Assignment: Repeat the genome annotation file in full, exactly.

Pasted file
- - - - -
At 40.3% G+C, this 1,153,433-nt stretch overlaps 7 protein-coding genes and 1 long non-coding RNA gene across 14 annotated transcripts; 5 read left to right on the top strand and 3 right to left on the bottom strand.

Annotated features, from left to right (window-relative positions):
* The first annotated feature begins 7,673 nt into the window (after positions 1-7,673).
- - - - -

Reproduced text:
At 40.3% G+C, this 1,153,433-nt stretch overlaps 7 protein-coding genes and 1 long non-coding RNA gene across 14 annotated transcripts; 5 read left to right on the top strand and 3 right to left on the bottom strand.

Annotated features, from left to right (window-relative positions):
* The first annotated feature begins 7,673 nt into the window (after positions 1-7,673).